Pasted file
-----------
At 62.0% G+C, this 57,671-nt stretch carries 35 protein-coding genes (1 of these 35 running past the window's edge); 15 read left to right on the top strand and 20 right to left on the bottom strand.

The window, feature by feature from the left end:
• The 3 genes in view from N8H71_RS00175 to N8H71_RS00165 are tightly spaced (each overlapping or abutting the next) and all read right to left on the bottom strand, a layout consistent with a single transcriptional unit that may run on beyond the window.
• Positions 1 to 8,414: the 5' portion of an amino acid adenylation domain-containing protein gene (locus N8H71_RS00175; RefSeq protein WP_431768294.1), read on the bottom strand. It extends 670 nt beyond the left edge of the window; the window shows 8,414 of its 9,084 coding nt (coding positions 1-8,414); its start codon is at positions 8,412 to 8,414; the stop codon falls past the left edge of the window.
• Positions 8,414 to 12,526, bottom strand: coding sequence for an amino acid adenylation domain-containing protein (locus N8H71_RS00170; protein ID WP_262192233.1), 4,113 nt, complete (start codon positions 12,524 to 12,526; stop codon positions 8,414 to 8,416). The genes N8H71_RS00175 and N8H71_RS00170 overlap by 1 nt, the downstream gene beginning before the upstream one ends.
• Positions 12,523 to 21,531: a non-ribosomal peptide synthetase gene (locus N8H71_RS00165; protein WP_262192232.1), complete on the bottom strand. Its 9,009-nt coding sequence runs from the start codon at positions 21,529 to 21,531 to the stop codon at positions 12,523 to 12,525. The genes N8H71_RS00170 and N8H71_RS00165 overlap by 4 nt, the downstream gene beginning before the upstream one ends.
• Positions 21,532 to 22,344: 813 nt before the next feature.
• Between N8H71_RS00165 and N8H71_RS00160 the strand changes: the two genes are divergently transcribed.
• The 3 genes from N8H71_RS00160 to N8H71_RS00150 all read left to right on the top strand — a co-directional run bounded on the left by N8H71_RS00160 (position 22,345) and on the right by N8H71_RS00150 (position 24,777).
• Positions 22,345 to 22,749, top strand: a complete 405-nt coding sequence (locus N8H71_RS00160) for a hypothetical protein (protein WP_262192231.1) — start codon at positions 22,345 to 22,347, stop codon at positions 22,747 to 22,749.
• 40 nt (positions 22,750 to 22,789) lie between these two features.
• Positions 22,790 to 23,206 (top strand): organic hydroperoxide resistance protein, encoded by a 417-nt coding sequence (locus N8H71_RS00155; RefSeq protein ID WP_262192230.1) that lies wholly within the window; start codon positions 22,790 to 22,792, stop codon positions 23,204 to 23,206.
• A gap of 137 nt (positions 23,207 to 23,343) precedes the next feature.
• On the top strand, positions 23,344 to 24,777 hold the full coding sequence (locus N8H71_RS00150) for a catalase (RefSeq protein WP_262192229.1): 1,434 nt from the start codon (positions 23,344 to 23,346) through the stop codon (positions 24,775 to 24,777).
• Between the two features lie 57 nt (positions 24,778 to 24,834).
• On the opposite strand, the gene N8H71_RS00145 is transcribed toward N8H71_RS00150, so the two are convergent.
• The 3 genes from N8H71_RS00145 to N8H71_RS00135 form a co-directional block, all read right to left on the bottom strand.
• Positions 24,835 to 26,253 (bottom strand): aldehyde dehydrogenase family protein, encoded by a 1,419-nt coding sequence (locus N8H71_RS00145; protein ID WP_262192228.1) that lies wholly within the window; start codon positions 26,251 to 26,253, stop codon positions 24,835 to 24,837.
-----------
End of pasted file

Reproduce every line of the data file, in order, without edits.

At 62.0% G+C, this 57,671-nt stretch carries 35 protein-coding genes (1 of these 35 running past the window's edge); 15 read left to right on the top strand and 20 right to left on the bottom strand.

The window, feature by feature from the left end:
• The 3 genes in view from N8H71_RS00175 to N8H71_RS00165 are tightly spaced (each overlapping or abutting the next) and all read right to left on the bottom strand, a layout consistent with a single transcriptional unit that may run on beyond the window.
• Positions 1 to 8,414: the 5' portion of an amino acid adenylation domain-containing protein gene (locus N8H71_RS00175; RefSeq protein WP_431768294.1), read on the bottom strand. It extends 670 nt beyond the left edge of the window; the window shows 8,414 of its 9,084 coding nt (coding positions 1-8,414); its start codon is at positions 8,412 to 8,414; the stop codon falls past the left edge of the window.
• Positions 8,414 to 12,526, bottom strand: coding sequence for an amino acid adenylation domain-containing protein (locus N8H71_RS00170; protein ID WP_262192233.1), 4,113 nt, complete (start codon positions 12,524 to 12,526; stop codon positions 8,414 to 8,416). The genes N8H71_RS00175 and N8H71_RS00170 overlap by 1 nt, the downstream gene beginning before the upstream one ends.
• Positions 12,523 to 21,531: a non-ribosomal peptide synthetase gene (locus N8H71_RS00165; protein WP_262192232.1), complete on the bottom strand. Its 9,009-nt coding sequence runs from the start codon at positions 21,529 to 21,531 to the stop codon at positions 12,523 to 12,525. The genes N8H71_RS00170 and N8H71_RS00165 overlap by 4 nt, the downstream gene beginning before the upstream one ends.
• Positions 21,532 to 22,344: 813 nt before the next feature.
• Between N8H71_RS00165 and N8H71_RS00160 the strand changes: the two genes are divergently transcribed.
• The 3 genes from N8H71_RS00160 to N8H71_RS00150 all read left to right on the top strand — a co-directional run bounded on the left by N8H71_RS00160 (position 22,345) and on the right by N8H71_RS00150 (position 24,777).
• Positions 22,345 to 22,749, top strand: a complete 405-nt coding sequence (locus N8H71_RS00160) for a hypothetical protein (protein WP_262192231.1) — start codon at positions 22,345 to 22,347, stop codon at positions 22,747 to 22,749.
• 40 nt (positions 22,750 to 22,789) lie between these two features.
• Positions 22,790 to 23,206 (top strand): organic hydroperoxide resistance protein, encoded by a 417-nt coding sequence (locus N8H71_RS00155; RefSeq protein ID WP_262192230.1) that lies wholly within the window; start codon positions 22,790 to 22,792, stop codon positions 23,204 to 23,206.
• A gap of 137 nt (positions 23,207 to 23,343) precedes the next feature.
• On the top strand, positions 23,344 to 24,777 hold the full coding sequence (locus N8H71_RS00150) for a catalase (RefSeq protein WP_262192229.1): 1,434 nt from the start codon (positions 23,344 to 23,346) through the stop codon (positions 24,775 to 24,777).
• Between the two features lie 57 nt (positions 24,778 to 24,834).
• On the opposite strand, the gene N8H71_RS00145 is transcribed toward N8H71_RS00150, so the two are convergent.
• The 3 genes from N8H71_RS00145 to N8H71_RS00135 form a co-directional block, all read right to left on the bottom strand.
• Positions 24,835 to 26,253 (bottom strand): aldehyde dehydrogenase family protein, encoded by a 1,419-nt coding sequence (locus N8H71_RS00145; protein ID WP_262192228.1) that lies wholly within the window; start codon positions 26,251 to 26,253, stop codon positions 24,835 to 24,837.